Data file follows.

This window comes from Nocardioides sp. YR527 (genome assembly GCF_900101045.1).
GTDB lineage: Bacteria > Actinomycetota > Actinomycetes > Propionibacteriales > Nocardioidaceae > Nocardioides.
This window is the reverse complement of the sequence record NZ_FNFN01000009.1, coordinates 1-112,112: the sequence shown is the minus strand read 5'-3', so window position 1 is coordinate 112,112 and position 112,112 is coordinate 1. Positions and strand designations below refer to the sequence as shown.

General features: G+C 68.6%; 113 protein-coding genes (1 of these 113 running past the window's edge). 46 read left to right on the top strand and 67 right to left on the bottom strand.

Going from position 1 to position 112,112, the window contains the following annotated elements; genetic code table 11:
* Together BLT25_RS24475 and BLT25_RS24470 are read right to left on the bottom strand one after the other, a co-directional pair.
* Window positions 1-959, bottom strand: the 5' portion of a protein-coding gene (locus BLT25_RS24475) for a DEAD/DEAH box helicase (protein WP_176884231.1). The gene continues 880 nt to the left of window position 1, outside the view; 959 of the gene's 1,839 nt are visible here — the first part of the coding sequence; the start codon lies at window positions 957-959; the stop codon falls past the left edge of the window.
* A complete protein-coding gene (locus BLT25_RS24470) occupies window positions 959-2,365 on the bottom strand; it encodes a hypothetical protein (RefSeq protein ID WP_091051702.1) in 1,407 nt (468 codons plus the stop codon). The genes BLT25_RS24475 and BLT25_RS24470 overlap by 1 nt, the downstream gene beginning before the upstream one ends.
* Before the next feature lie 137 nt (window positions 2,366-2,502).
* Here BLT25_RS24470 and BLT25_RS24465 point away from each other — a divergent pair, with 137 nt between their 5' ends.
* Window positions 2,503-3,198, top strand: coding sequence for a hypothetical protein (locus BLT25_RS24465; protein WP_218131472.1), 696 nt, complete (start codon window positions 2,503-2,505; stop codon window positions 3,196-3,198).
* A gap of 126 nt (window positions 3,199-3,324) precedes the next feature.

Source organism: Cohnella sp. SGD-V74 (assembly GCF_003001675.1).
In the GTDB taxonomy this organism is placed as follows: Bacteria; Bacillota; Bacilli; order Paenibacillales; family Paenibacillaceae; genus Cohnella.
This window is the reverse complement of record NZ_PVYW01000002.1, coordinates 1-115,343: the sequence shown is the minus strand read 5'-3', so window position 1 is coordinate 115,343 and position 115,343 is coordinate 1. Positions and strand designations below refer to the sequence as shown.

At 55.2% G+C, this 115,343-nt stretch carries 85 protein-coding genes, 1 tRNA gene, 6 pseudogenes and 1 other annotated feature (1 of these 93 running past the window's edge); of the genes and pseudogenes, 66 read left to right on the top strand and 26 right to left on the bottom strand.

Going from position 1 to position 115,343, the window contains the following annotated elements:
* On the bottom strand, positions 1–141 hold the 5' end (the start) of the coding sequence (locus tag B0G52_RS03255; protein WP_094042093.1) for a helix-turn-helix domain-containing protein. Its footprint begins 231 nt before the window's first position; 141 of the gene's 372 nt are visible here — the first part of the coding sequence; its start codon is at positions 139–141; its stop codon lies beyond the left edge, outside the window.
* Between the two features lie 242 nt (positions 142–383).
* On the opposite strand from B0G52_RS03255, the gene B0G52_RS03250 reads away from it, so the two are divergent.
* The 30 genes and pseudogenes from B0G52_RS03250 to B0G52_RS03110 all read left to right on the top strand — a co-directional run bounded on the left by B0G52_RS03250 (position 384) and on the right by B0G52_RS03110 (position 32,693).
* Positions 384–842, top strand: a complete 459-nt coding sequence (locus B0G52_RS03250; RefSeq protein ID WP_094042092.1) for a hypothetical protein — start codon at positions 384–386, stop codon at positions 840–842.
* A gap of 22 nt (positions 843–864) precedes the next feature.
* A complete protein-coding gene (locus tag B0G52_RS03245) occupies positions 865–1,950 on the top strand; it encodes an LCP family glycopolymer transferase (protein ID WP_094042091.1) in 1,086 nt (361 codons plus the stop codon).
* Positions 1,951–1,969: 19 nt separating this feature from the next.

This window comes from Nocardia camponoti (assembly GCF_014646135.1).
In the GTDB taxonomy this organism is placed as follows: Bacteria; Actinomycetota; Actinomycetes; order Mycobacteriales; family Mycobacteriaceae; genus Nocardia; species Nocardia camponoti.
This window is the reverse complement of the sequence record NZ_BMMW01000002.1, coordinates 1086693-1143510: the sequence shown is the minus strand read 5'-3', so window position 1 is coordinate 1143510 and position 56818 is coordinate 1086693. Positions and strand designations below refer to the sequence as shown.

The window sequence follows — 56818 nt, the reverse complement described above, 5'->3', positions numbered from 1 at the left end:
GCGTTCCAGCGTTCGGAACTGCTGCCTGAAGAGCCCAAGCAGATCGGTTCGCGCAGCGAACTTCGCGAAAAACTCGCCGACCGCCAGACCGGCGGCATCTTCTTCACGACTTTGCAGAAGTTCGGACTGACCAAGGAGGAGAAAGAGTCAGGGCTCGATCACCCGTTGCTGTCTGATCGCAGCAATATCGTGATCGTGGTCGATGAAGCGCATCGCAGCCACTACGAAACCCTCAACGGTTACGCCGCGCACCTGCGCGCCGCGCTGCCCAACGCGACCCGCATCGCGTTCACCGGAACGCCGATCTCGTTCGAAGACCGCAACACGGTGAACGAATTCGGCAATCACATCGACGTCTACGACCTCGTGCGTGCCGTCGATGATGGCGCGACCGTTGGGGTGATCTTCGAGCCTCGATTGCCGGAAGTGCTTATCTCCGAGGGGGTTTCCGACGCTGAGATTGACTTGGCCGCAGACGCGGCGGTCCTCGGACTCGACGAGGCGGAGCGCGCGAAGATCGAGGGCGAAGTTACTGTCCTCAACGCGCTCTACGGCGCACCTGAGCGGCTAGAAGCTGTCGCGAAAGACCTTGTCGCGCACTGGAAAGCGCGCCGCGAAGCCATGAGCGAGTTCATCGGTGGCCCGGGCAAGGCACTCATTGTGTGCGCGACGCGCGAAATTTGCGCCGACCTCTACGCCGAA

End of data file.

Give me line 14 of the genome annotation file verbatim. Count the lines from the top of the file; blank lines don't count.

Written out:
In the GTDB taxonomy this organism is placed as follows: Bacteria; Bacillota; Bacilli; order Paenibacillales; family Paenibacillaceae; genus Cohnella.